This Day in the Civil War

Friday Sept. 27 1861

A rather rancorous meeting of Abraham Lincoln’s cabinet was held today. As was frequently the case, after the usual business was taken care of, the topic of the gathering turned to the latest activities in the War. As was frequently the case as well, there really wasn’t all that much to talk about, so that’s what they talked about--the notable lack of aggressive moves on the part of the Army of the Potomac and its commander, Gen. George McClellan. There was a widespread feeling that the war should have been long over with by now, and demands were loud to know why it was not. The questions had to be more than a little embarrassing for the guest of honor at the meeting: Gen. George McClellan.

Saturday Sept. 27 1862

Although it it widely believed that the first regiment of what would become known as the United States Colored Troops was the famed 54th Massachusetts (from the movie “Glory”), in fact the first regiment of free blacks was mustered in New Orleans, Louisiana on this date. Gen. Benjamin Butler, who had a rather direct way of dealing with things sometimes, had been the first to force the issue of what to do with black refugees and escaped slaves in the early days of the War. Then, he had persuaded Secretary of War Stanton to designate these displaced blacks as “contraband of war”, to prevent them from being returned to their owners. Now, he enlisted men in the Union Army as the First Regiment, Louisiana Native Guards. The men called themselves the “Chasseurs d’Afrique”, the African Hunters.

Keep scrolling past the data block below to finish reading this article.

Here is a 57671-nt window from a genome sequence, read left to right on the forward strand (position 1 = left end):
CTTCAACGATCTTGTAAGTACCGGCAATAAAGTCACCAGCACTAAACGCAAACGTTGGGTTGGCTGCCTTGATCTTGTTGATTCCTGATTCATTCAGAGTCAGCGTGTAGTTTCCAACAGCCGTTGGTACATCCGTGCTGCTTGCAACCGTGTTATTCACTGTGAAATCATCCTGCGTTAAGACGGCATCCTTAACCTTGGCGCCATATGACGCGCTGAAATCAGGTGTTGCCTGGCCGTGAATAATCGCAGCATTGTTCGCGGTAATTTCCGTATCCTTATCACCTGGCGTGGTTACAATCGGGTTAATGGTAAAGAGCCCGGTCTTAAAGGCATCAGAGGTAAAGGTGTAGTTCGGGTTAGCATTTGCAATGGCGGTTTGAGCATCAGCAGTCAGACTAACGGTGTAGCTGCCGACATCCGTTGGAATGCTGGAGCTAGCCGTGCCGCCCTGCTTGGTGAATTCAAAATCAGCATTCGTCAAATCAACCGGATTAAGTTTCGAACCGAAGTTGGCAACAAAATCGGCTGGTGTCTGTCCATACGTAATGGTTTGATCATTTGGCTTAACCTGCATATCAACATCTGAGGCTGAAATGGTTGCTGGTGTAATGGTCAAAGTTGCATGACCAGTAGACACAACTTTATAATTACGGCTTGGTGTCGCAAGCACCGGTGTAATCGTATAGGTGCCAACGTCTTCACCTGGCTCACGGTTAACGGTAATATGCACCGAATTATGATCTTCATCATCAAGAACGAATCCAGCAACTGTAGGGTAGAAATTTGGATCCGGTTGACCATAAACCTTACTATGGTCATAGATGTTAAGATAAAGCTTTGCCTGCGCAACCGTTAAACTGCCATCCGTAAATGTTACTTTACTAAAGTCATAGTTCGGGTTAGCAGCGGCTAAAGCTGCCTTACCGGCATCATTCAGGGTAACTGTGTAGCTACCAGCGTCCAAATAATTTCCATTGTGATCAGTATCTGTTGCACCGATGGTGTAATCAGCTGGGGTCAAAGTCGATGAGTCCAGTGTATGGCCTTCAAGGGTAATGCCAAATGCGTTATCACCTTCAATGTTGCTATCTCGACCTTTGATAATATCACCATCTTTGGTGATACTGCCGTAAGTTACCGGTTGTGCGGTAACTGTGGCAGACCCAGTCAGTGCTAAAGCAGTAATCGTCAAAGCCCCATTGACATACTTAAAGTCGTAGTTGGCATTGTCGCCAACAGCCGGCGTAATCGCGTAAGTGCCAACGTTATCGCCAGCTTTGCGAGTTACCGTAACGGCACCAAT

Sunday Sept. 27 1863

There existed in the Confederate military a class of operators for whom no good descriptive term exists. They were classified as cavalrymen, but they did not perform the usual functions of cavalry in the military sense of the day--scouting ahead of, and screening the movements of, an army of infantry. These men were usually referred to as “raiders”, and their role was to move quickly to harass, cut lines of communication, pick off stragglers from Union marches, and gather supplies. One of these raiders, Jo Shelby, worked in the Trans-Mississippi so is even less known than some like Moseby and Forrest. Today Shelby attacked Moffat’s Station in Franklin County, Arkansas.

Tuesday Sept. 27 1864

There was fighting in quite a few places in Missouri today. Sterling Price’s invasion out of Arkansas, one of a number of attempts to “reclaim” the state for the Confederacy, was rolling along quite nicely. Today he launched an all-out assault on Fort Davidson, at Pilot Knob, Mo. Twelve hundred Federal troops withstood the charge during the day; after nightfall their commander, Brig. Gen. Thomas Ewing Jr. decided the position was untenable and evacuated secretly. Further west, the “raider” William Anderson led an attack on Centralia, Mo. He looted, burned, and shot 24 unarmed Union soldiers. Anderson was known as “Bloody Bill”, and two of the 30 men in his band were the James Brothers, so it was perhaps not surprising that strict attention to military rules was not observed.

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